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Self-healing composite keeps parts in service

Researchers have developed a self-healing composite that allows structures to repair themselves in place without having to be removed from service.

3D printed thermoplastic on woven-carbon fibre reinforcement
3D printed thermoplastic on woven-carbon fibre reinforcement - Jason Patrick, NC State University

The team believes the latest technology can significantly extend the lifespan of structural components such as wind-turbine blades and aircraft wings. Their findings are detailed in Nature Communications.

In a statement, Jason Patrick, corresponding author of the research paper and an assistant professor of civil, construction and environmental engineering at North Carolina State University, said: “Researchers have developed a variety of self-healing materials, but previous strategies for self-healing composites have faced two practical challenges.

“First, the materials often need to be removed from service in order to heal. For instance, some require heating in an oven, which can’t be done for large components or while a given part is in use. Second, the self-healing only works for a limited period. For example, the material might be able to heal a few times, after which its self-repairing properties would significantly diminish. We’ve come up with an approach that addresses both of those challenges in a meaningful way, while retaining the strength and other performance characteristics of structural fibre-composites.”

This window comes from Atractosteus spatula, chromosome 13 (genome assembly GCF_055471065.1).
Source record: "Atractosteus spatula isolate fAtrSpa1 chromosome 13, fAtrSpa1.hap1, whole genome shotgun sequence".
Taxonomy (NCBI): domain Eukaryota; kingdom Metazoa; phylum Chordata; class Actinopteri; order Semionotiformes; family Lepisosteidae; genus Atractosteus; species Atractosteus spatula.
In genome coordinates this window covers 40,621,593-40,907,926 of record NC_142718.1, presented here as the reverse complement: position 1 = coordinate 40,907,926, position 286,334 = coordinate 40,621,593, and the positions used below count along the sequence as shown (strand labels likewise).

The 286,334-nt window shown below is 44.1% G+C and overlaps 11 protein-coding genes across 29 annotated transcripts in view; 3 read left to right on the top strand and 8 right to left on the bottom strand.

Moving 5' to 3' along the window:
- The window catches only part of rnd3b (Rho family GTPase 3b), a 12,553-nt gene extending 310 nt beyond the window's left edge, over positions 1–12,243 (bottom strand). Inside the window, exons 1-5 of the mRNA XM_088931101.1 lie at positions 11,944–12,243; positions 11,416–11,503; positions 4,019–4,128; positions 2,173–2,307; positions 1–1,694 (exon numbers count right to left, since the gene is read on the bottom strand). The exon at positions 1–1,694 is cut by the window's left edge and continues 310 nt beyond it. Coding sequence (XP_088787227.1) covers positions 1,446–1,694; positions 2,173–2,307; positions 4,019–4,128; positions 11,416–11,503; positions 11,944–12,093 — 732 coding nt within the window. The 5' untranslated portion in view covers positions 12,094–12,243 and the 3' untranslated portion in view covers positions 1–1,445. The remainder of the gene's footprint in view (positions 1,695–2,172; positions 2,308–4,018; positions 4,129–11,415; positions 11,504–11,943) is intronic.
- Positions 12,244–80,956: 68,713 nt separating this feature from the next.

Laminated composites are made from layers of fibrous reinforcement, such as glass and carbon-fibre, and bonded together. Damage most often occurs when the ‘glue’ that binds these layers together begins to delaminate. The research team addressed this by 3D printing a pattern of thermoplastic healing agent onto the reinforcement material. The researchers also embedded thin ‘heater’ layers in the composite. When an electrical current is applied, the heater layers warm up. This melts the healing agent, which flows into any cracks or microfractures within the composite and repairs them. 
“We’ve found that this process can be repeated at least 100 times while maintaining the effectiveness of the self-healing,” said Patrick. “We don’t know what the upper limit is, if there is one.”
The printed thermoplastic is claimed to enhance inherent resistance to fracture by up to 500 per cent, and the healing agent and heater layers are made of readily available materials.

If incorporated into aircraft wings, the internal heating elements would allow airlines to stop using chemical agents to remove ice from wings when aircraft are on the ground, and also to de-ice in flight.
“We’ve demonstrated that this multi-functional technology works,” said Patrick. “We’re now looking for government and industry partners to help us tailor these polymer-based composites for use in specific applications.”